He went to his desk and picked up an envelope, licked the gummed flap and sealed it. Hartley-Stephenson was in his mid-forties, a shock of unruly red hair making him look more like a rugby forward than a heart surgeon. He had a small, military moustache and a healthy, outdoor complexion: his cheeks ruddy and glowing. The thing that Prewitt noticed most about him, though, was his hands. They were extraordinarily slender and white; delicate, exceptionally well-cared for hands that made Prewitt want to hide his own, nail-bitten fingers in his pockets.

Stephenson held out the envelope and Prewitt stuffed it into his raincoat pocket alongside the gun, keeping his hand there—his forefinger curling snugly around the trigger.

He began to wheeze again, this time with the excitement of the kill, and Stephenson glanced up, then nodded his head towards an anti-smoking poster on the white wall of his surgery.

“Better give it up,” he advised. “A third of my patients suffer some form of bronchial condition through cigarettes. That sounds like a nasty—.”

Prewitt brought out the gun and shot. him.

The silencer attachment reduced the explosion to a dull,. muffled “plop” and Stephenson staggered against his desk, a red stain appearing from nowhere on his shirt front where the pinstriped jacket was unbuttoned.

His hand clutched at the litter of papers and files on his desk-top, screwing them in his fingers as he started to choke up blood.

Prewitt stepped a little nearer and to one side of the dying man. He aimed steadily at Stephenson's head, the gun at arm's length as he sighted down its barrel, allowing for the parallax caused by the silencer.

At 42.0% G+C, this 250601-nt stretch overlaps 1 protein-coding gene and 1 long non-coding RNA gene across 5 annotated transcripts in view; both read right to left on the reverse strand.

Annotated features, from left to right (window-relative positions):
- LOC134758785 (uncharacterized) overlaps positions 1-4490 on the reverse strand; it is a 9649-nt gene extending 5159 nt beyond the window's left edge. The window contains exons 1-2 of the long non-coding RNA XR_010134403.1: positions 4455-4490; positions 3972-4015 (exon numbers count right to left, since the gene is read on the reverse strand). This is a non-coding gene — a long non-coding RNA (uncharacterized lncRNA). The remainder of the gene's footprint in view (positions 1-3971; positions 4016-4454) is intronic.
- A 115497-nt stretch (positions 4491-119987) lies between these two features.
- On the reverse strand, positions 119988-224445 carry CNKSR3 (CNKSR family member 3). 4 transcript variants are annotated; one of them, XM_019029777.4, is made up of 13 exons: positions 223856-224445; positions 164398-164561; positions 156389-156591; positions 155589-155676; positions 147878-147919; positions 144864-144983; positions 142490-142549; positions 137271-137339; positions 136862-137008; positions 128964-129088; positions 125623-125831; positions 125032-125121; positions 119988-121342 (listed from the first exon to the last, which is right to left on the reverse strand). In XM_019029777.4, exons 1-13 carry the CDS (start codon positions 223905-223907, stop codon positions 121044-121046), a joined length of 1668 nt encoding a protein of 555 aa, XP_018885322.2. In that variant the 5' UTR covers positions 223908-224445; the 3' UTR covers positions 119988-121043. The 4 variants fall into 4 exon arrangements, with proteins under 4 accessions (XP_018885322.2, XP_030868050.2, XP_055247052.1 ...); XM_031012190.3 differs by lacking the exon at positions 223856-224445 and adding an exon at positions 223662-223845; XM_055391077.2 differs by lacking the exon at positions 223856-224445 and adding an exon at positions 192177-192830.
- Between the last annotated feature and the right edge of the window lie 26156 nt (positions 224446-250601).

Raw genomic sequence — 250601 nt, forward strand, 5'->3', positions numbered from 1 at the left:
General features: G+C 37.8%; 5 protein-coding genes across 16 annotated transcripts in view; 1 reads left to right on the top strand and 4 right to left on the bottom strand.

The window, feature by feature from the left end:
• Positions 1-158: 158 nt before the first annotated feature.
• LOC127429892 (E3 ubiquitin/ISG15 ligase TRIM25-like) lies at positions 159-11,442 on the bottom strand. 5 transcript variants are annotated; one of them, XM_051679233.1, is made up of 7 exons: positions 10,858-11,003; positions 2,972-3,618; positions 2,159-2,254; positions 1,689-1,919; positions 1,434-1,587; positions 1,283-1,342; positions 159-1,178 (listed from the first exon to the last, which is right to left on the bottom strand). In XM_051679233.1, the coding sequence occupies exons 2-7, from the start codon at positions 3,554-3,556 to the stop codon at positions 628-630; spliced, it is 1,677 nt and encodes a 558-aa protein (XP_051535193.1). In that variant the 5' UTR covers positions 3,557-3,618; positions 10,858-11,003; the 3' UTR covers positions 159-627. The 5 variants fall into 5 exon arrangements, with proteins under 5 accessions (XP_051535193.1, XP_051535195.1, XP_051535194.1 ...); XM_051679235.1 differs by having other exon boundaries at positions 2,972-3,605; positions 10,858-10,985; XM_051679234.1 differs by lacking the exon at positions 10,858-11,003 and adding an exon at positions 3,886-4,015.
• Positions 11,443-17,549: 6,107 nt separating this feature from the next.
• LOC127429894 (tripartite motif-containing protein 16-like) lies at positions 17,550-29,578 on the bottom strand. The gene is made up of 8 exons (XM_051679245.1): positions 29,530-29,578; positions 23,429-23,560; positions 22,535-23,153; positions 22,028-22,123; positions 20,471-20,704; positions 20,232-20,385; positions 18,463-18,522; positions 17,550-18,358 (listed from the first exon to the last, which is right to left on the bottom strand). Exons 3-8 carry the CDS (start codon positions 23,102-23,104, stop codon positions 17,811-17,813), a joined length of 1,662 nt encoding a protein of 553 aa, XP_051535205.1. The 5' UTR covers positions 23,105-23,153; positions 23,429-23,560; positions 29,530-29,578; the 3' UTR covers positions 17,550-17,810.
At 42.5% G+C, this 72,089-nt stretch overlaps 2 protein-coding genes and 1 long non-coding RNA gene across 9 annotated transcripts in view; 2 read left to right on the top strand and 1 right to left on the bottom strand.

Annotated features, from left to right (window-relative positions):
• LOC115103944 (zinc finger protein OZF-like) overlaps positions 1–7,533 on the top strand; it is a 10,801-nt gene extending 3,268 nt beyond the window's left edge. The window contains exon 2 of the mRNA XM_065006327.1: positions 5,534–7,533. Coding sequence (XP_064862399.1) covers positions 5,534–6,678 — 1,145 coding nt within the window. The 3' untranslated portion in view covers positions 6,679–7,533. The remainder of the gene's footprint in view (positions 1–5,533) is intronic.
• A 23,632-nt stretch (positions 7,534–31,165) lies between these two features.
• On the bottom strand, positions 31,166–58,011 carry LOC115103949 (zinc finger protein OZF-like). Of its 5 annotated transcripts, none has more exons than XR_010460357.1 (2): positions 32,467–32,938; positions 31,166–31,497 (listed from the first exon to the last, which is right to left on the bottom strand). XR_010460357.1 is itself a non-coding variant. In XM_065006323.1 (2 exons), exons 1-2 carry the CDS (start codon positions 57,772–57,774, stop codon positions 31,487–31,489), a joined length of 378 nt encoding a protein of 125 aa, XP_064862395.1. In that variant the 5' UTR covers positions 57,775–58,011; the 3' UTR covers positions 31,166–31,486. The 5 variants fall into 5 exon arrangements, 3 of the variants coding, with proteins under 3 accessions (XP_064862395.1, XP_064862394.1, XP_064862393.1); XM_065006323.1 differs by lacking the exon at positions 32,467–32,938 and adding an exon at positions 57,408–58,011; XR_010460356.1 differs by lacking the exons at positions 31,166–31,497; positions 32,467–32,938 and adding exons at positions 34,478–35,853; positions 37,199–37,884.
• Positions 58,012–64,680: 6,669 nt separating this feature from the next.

The doctor groped his way desperately towards Prewitt, reaching out with his right hand as if to deflect the aim. His head shook violently from side to side, his lips breathing a frantic “No! No!” as Prewitt's forefinger tightened on the trigger.

Then he closed his eyes, clenching them shut as he waited for the inevitable coup de grace.

Prewitt fired into Stephenson's head, the bullet entering exactly between the man's eyes. It was more like a suction pad being pulled from a wall then a gun firing. But the weapon recoiled sharply in Prewitt's hand—and the doctor died instantly as the shot drilled swiftly into his brain.

He dropped backwards to the floor with his head driven so that it snapped almost out of Prewitt's line of vision. For a few moments, Stephenson's body twitched on the carpet. Then he lay still, his fingers clasping the shredded document which he had snatched from his desk.

Prewitt retrieved the letter from the hospital, replaced it in the envelope and stuffed the evidence back into his pocket. There was nothing else for him to do. The job had been cleanly and neatly executed; all that remained now was for Prewitt to let himself out and wait for the B.B.C. to broadcast the story. That would be proof that the job had been completed—and he could collect his pay.

Prewitt let the gun cool a little, then returned it to his raincoat pocket. He looked around the surgery, just in case he had left any clues. He could see nothing—no evidence at all.

It wasn't evidence of his own connection with the murder that Prewitt was seeking. It didn't matter very much whether the police had a full description of him or not. In about five hours he would be out the country: flying under an assumed name to South America where a plastic surgeon had been carrying out successful experiments to remove birthmarks far worse than Prewitt's.